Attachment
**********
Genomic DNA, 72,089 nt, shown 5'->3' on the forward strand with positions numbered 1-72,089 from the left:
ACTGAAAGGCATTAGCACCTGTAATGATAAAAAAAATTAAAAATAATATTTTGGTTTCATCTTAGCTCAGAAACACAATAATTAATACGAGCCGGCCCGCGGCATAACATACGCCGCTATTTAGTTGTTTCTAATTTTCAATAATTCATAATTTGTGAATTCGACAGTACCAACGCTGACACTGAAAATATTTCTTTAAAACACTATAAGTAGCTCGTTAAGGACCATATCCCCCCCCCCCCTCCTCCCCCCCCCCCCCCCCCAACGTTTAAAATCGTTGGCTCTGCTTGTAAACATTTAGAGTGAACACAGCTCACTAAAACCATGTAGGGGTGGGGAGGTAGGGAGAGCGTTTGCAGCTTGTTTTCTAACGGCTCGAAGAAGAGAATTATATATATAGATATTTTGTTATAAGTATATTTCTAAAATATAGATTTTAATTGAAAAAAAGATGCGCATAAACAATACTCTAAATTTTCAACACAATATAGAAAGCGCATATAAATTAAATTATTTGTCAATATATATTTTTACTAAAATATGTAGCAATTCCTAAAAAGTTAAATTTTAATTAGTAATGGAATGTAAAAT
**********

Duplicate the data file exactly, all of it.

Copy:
Genomic DNA, 72,089 nt, shown 5'->3' on the forward strand with positions numbered 1-72,089 from the left:
ACTGAAAGGCATTAGCACCTGTAATGATAAAAAAAATTAAAAATAATATTTTGGTTTCATCTTAGCTCAGAAACACAATAATTAATACGAGCCGGCCCGCGGCATAACATACGCCGCTATTTAGTTGTTTCTAATTTTCAATAATTCATAATTTGTGAATTCGACAGTACCAACGCTGACACTGAAAATATTTCTTTAAAACACTATAAGTAGCTCGTTAAGGACCATATCCCCCCCCCCCCTCCTCCCCCCCCCCCCCCCCCAACGTTTAAAATCGTTGGCTCTGCTTGTAAACATTTAGAGTGAACACAGCTCACTAAAACCATGTAGGGGTGGGGAGGTAGGGAGAGCGTTTGCAGCTTGTTTTCTAACGGCTCGAAGAAGAGAATTATATATATAGATATTTTGTTATAAGTATATTTCTAAAATATAGATTTTAATTGAAAAAAAGATGCGCATAAACAATACTCTAAATTTTCAACACAATATAGAAAGCGCATATAAATTAAATTATTTGTCAATATATATTTTTACTAAAATATGTAGCAATTCCTAAAAAGTTAAATTTTAATTAGTAATGGAATGTAAAAT